The Arameans of Aram-naharaim or The Ancient Syrians of Mesopotamia

evangelie hah 1226The Arameans trace their genealogical lines back to the eponymous ancestor Aram, the son of Shem, the son of Noah (Genesis 10:1, 22)1. In pre-Christian times, notably between 1150-700 B.C., they played a crucial and decisive role in Mesopotamia and ancient Syria2.

Due to the advanced scholarship of the past decades, we have become pretty familiar now with their Upper Mesopotamian origins as well as with their many kingdoms and principalities, which they established in the fertile area that has been aptly called “The Cradle of Civilization.”

Within a few centuries the Aramean nation was about to become subdued politically by closely related Mesopotamians (Assyrians and neo-Babylonians/Chaldeans); from the sixth century B.C. onwards, however, it was subjected by non-Mesopotamian lords (Persians, Greeks, Romans, Byzantines, Arabs, Ottomans/Turks). Despite these developments, their language, i.e. Aramaic, which advanced to the status of lingua franca of the entire Near East (primarily in the Persian era), remained centuries thereafter still in use in the Middle East, once extending as far as Afghanistan on the one hand and Egypt on the other. 

In the early days of Christendom, the Aramean people converted almost altogether to Christianity when they embraced the Christian Gospel. Quite rapidly, however, the Christian Arameans finally adopted the already existing Greek term ‘Syrians’3 as a new designation for reasons unimportant here. The second Patriarchate after Jerusalem, viz. Antioch, was the seat of their Patriarch. It was in this capital of Roman Syria where the appellation “Christians,” as applied to the followers of Jesus Christ, stems from (Acts 11:26). Many missionary projects were initiated from Antioch, notably towards the Mesopotamian region. In this area, the intellectual light of Edessa (Urhoy in Aramaic), famous for its many circulating legends in later centuries and its literary language which evolved from Aramaic (see n.5), saliently shone forth. Considered as “the mother of all cities in Mesopotamia” among early Aramean writers, experts in the field properly called this “Blessed City” the “Centre of Aramean Christendom” and the “Athens of the Aramean world.”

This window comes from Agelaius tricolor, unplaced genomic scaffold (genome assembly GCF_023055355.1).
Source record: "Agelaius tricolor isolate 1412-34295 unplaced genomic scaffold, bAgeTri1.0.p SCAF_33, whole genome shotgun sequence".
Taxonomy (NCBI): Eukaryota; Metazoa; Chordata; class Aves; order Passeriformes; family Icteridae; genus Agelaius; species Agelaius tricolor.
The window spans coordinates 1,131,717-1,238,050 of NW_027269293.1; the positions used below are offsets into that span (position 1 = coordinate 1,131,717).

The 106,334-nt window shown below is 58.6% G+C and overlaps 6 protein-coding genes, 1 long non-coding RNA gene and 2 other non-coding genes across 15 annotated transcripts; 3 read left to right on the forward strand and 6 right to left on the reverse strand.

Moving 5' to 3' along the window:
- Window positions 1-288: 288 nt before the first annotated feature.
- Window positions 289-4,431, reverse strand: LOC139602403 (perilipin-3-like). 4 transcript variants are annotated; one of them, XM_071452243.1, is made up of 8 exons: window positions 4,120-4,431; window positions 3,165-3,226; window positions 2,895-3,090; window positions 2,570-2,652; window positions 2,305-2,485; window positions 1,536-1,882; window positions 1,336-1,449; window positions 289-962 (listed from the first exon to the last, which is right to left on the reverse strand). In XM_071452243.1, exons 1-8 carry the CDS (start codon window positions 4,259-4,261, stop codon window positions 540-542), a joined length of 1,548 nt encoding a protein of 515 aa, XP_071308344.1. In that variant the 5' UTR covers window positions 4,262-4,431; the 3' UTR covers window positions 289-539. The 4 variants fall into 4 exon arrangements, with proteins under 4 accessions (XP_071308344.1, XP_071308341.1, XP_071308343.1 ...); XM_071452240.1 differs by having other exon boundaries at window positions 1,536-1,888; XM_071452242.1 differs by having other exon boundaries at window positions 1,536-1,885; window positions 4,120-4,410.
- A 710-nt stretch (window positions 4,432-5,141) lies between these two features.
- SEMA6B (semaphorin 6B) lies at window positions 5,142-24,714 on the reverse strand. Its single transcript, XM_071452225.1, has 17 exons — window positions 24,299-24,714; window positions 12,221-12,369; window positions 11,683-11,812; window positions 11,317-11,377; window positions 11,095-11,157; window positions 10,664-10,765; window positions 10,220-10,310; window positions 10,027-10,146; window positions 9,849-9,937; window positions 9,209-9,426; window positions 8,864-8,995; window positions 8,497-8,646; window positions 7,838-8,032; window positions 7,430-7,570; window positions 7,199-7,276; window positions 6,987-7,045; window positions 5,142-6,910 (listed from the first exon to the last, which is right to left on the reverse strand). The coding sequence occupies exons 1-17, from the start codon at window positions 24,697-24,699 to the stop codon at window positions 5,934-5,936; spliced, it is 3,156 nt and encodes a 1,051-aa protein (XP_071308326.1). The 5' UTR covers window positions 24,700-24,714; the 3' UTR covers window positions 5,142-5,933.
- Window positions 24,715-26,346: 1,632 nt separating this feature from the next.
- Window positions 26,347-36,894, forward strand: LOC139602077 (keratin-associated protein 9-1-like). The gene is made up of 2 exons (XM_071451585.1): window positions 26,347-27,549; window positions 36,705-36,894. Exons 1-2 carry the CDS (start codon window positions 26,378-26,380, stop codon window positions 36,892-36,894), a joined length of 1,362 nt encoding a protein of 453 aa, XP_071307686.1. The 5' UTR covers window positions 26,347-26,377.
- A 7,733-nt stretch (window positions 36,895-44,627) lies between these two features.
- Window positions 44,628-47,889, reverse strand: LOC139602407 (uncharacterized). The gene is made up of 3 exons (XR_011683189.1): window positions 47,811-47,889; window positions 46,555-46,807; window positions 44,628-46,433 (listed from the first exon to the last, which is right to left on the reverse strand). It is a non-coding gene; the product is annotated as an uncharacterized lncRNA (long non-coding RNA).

In the course of the meantime Christian Aramean history, the unity with the Imperial Church in Byzantium could no longer be maintained in the fifth century. Arameans not only could not consent with the presented definition at Chalcedon (451) regarding the relationship between the humanity and divinity of Jesus Christ.

Internally, too, they were facing a serious division between Arameans in the West living under Roman domination (Syriac-Orthodox Church of Antioch), and those in the East under Persian control (Church of the East4). Due to external missionary pressures in later times, however, these communities produced Catholics (e.g., Syriac-Catholics) and Protestants; Maronites and Melkites (adherents of the Byzantine malko, ‘king, emperor’ in Aramaic) also share in a common Aramaic heritage.